On the Campaign Trail in New Hampshire — Day 2

On Sunday, we began our morning by attending church at the historic First Church of Christ, Scientist in Concord. We received a warm welcome by the congregation and were given a tour of the church after the service concluded. We thoroughly enjoyed learning about the church’s beautiful, stained glass windows, Mrs. Eddy’s role in the foundation of the Church, and the restoration process the church has recently undertaken. Having the unique opportunity to climb partway up the bell tower and ring the bells for those in the streets of Concord to hear was a highlight for many students as well.


After concluding the church tour, some members of the congregation joined us for lunch at the local UNO Pizzeria. During lunch, we spoke with the church members to better understand how New Hampshirites are viewing the upcoming election. We explored what issues are most important to them when they consider who they will vote for, as well as, which candidates have made the best impression on them to date. Similar to Iowa, national security was certainly a prominent theme in our discussion. However, many of the individuals present also spoke positively about Bernie Sanders, something occurred less frequently in Iowa. We hypothesized this might be due to the fact that Bernie Sanders was a United States Senator for the state of Vermont and is, therefore, well known in New Hampshire.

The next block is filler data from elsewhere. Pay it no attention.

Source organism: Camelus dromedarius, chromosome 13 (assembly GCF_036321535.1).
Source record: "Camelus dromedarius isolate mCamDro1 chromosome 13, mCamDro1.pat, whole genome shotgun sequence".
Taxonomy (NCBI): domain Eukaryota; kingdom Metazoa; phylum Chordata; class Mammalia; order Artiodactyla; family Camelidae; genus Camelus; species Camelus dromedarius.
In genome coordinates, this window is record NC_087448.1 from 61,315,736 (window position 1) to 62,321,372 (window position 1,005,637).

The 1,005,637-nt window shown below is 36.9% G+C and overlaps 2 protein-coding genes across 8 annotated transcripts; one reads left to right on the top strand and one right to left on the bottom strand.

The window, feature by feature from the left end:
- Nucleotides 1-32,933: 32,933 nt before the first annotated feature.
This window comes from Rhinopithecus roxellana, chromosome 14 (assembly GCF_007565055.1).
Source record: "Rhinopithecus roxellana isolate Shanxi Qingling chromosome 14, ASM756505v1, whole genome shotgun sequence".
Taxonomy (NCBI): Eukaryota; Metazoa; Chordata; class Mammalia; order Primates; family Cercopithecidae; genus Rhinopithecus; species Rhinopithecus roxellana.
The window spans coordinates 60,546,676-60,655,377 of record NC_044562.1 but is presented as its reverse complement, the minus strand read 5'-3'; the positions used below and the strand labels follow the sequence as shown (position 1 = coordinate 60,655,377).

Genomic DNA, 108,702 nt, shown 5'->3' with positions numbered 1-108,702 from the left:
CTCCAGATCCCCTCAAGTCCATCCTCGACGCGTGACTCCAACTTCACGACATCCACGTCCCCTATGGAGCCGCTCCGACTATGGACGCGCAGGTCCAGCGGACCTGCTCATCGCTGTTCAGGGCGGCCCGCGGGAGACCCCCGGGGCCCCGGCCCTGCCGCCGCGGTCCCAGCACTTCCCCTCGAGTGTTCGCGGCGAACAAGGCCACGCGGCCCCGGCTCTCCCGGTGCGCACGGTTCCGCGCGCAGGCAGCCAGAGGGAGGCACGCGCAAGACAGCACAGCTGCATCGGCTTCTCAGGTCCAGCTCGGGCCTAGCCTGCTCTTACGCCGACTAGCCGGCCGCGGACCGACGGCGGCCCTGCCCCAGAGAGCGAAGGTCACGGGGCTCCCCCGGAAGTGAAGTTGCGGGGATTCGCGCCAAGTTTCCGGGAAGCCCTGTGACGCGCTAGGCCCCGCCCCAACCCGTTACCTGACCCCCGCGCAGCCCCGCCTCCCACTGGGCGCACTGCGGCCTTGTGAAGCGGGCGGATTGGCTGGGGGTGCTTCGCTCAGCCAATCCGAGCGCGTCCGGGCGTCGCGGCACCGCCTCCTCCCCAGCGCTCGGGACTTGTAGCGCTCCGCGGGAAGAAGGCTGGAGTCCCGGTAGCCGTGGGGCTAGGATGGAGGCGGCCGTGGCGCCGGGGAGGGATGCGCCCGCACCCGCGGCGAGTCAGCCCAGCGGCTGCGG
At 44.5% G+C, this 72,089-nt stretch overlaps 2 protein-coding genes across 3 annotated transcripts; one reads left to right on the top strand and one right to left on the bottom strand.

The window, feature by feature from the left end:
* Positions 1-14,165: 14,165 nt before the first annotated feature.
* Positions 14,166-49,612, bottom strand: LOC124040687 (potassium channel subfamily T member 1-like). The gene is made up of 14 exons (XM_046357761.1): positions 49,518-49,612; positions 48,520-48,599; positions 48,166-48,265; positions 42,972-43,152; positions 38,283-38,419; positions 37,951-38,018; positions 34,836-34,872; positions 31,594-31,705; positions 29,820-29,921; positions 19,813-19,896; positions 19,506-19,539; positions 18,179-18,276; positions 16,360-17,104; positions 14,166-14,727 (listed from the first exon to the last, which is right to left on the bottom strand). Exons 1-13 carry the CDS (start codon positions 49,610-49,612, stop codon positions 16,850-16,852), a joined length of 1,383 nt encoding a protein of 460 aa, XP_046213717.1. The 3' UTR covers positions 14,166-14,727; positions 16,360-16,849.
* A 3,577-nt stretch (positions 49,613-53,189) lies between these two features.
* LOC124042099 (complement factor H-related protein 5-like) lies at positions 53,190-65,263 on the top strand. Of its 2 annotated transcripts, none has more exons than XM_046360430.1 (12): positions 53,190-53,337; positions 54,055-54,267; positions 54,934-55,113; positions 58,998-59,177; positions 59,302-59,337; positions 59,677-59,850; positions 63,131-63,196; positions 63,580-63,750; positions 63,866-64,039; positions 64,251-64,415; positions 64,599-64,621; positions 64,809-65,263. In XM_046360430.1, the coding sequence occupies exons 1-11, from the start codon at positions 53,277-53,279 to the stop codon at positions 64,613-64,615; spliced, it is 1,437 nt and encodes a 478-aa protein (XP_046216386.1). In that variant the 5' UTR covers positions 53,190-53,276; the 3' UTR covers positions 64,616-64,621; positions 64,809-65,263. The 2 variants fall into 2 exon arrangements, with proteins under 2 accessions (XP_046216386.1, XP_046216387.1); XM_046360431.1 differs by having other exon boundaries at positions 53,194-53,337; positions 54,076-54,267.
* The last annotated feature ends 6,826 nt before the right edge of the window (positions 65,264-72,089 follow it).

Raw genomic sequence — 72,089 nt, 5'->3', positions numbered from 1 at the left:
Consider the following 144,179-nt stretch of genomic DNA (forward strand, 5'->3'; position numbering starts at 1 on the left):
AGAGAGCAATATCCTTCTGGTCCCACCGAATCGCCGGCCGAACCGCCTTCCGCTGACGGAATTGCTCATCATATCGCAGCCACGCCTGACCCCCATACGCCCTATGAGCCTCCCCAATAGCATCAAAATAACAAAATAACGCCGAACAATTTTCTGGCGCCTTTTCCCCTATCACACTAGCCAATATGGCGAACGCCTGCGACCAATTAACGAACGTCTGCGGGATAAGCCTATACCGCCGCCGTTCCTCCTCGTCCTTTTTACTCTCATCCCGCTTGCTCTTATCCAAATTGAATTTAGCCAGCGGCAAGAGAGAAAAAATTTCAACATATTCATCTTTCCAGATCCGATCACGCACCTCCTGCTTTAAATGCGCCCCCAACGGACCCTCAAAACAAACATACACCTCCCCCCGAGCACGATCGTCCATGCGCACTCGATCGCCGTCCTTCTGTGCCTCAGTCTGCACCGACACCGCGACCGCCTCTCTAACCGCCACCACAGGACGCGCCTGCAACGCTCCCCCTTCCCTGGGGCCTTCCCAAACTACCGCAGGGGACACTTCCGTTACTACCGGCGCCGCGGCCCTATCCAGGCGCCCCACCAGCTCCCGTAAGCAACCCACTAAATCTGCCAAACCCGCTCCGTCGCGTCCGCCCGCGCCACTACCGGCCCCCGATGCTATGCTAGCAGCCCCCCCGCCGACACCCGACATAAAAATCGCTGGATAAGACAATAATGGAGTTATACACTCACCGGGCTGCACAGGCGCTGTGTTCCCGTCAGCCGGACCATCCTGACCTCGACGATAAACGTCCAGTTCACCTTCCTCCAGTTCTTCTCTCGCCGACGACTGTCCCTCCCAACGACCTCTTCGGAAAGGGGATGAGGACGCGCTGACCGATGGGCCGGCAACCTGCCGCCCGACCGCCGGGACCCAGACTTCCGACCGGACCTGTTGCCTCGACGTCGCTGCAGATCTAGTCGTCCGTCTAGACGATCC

After lunch, students received a tour of Mrs. Eddy’s concord home. We enjoyed learning about the work she conducted while living in Concord, especially the effort she put into revising the Science and Health there. We also learned about her Pleasant View residence where she lived from 1892 until 1908. Though the original building is no longer standing, we enjoyed seeing photos of her home and hearing of the event which drew 10,000 Christian Scientists from across the country to her home in 1903.


Finally, we concluded the day by visiting with local political activists Arnie Arnesen and Dean Spiliotes.  Arnie and Dean have both been involved with New Hampshire politics for a number of years. Arnie is a former member of the New Hampshire House of Representatives, the first female Democratic candidate for governor in the state, and a former U.S. House candidate. She has been hosting political radio talk shows, providing commentary and analysis during election cycles, interacting directly with candidates and the election campaigns for many campaign cycles. Dean is a political science professor at Southern New Hampshire University. Arnie and Dean had a plethora of knowledge and experience to share with us and encouraged us to think deeply about the many facets of the upcoming election. They spoke to previous elections which have some degree of comparability but concluded that no past primary has ever replicated this exact situation. Specifically, we discussed the increasingly large role social media plays in the outcome of the primary, the effect of the unimaginably large financial contributions Super PACs are providing candidates, and the politically discontented population which has resulted in an incredibly large number of  Republican candidates and one socialist running as a Democrat. Despite the success of the more unconventional candidates at this time, Arnie and Dean concluded the evening by reminding us that New Hampshire citizens have a proven record of disproving the polls and solidifying their candidate preferences only a day or so in advance of the primary.


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